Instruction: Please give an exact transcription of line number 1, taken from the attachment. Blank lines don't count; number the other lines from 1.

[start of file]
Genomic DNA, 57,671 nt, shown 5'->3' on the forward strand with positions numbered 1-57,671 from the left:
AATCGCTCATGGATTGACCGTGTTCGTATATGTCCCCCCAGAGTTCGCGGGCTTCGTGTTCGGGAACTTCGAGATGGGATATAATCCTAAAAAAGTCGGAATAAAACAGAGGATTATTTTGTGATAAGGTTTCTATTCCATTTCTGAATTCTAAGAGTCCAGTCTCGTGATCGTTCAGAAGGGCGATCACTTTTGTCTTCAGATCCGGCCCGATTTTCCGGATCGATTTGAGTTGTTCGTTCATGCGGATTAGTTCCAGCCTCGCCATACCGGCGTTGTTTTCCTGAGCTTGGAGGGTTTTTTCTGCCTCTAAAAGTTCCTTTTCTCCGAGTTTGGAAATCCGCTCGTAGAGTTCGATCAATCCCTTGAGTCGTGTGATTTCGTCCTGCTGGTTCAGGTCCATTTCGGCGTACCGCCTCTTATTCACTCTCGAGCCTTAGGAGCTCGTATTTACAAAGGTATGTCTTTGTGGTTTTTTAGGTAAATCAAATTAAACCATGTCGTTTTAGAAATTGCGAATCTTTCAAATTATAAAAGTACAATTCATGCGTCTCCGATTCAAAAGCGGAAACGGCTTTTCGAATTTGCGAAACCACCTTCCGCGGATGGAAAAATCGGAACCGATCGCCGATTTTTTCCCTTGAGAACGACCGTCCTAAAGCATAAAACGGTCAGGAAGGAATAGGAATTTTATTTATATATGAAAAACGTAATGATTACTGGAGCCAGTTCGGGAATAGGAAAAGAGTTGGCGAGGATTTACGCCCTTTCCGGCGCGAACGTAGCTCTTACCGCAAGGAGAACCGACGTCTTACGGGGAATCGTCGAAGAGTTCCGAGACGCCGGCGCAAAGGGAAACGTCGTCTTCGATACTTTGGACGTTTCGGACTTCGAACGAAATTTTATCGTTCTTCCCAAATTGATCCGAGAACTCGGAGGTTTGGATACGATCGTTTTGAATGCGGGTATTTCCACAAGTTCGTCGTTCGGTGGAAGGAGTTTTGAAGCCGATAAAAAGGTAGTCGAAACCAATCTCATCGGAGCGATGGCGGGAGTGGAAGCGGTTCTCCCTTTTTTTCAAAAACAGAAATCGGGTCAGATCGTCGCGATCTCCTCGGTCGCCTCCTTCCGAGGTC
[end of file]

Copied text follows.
Genomic DNA, 57,671 nt, shown 5'->3' on the forward strand with positions numbered 1-57,671 from the left: